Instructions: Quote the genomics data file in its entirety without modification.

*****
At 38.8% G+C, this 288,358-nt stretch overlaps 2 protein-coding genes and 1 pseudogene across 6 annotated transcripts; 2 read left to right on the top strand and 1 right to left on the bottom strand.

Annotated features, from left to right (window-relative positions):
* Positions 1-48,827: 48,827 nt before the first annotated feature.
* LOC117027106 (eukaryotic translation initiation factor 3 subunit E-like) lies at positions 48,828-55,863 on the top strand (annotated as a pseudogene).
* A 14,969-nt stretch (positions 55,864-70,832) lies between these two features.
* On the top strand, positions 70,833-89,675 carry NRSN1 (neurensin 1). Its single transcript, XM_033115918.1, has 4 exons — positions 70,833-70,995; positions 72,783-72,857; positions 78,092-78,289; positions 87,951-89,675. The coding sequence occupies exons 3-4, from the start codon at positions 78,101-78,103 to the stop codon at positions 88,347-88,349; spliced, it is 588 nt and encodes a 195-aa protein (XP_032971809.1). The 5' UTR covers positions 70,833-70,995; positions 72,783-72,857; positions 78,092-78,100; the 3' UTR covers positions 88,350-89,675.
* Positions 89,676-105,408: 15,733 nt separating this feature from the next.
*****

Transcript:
At 38.8% G+C, this 288,358-nt stretch overlaps 2 protein-coding genes and 1 pseudogene across 6 annotated transcripts; 2 read left to right on the top strand and 1 right to left on the bottom strand.

Annotated features, from left to right (window-relative positions):
* Positions 1-48,827: 48,827 nt before the first annotated feature.
* LOC117027106 (eukaryotic translation initiation factor 3 subunit E-like) lies at positions 48,828-55,863 on the top strand (annotated as a pseudogene).
* A 14,969-nt stretch (positions 55,864-70,832) lies between these two features.
* On the top strand, positions 70,833-89,675 carry NRSN1 (neurensin 1). Its single transcript, XM_033115918.1, has 4 exons — positions 70,833-70,995; positions 72,783-72,857; positions 78,092-78,289; positions 87,951-89,675. The coding sequence occupies exons 3-4, from the start codon at positions 78,101-78,103 to the stop codon at positions 88,347-88,349; spliced, it is 588 nt and encodes a 195-aa protein (XP_032971809.1). The 5' UTR covers positions 70,833-70,995; positions 72,783-72,857; positions 78,092-78,100; the 3' UTR covers positions 88,350-89,675.
* Positions 89,676-105,408: 15,733 nt separating this feature from the next.